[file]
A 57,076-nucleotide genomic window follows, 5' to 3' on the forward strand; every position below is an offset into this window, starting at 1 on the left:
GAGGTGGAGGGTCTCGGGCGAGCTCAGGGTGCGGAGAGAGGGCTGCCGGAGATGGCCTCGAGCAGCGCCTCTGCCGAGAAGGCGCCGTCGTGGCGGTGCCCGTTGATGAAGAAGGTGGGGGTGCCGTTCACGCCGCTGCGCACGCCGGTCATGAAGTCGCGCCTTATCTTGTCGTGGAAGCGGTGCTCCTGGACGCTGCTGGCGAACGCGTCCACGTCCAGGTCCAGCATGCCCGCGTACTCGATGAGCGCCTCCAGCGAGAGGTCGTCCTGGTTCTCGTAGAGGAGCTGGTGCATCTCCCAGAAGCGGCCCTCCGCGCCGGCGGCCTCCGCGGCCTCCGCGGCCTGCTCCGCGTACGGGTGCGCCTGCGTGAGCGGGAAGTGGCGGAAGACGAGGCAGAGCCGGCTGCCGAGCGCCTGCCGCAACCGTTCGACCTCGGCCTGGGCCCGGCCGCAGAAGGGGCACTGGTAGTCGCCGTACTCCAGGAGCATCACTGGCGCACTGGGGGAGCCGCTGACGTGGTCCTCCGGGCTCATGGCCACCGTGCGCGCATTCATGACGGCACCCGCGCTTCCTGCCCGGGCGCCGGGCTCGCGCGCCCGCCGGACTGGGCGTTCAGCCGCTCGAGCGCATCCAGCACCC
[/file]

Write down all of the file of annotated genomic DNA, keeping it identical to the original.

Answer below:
A 57,076-nucleotide genomic window follows, 5' to 3' on the forward strand; every position below is an offset into this window, starting at 1 on the left:
GAGGTGGAGGGTCTCGGGCGAGCTCAGGGTGCGGAGAGAGGGCTGCCGGAGATGGCCTCGAGCAGCGCCTCTGCCGAGAAGGCGCCGTCGTGGCGGTGCCCGTTGATGAAGAAGGTGGGGGTGCCGTTCACGCCGCTGCGCACGCCGGTCATGAAGTCGCGCCTTATCTTGTCGTGGAAGCGGTGCTCCTGGACGCTGCTGGCGAACGCGTCCACGTCCAGGTCCAGCATGCCCGCGTACTCGATGAGCGCCTCCAGCGAGAGGTCGTCCTGGTTCTCGTAGAGGAGCTGGTGCATCTCCCAGAAGCGGCCCTCCGCGCCGGCGGCCTCCGCGGCCTCCGCGGCCTGCTCCGCGTACGGGTGCGCCTGCGTGAGCGGGAAGTGGCGGAAGACGAGGCAGAGCCGGCTGCCGAGCGCCTGCCGCAACCGTTCGACCTCGGCCTGGGCCCGGCCGCAGAAGGGGCACTGGTAGTCGCCGTACTCCAGGAGCATCACTGGCGCACTGGGGGAGCCGCTGACGTGGTCCTCCGGGCTCATGGCCACCGTGCGCGCATTCATGACGGCACCCGCGCTTCCTGCCCGGGCGCCGGGCTCGCGCGCCCGCCGGACTGGGCGTTCAGCCGCTCGAGCGCATCCAGCACCC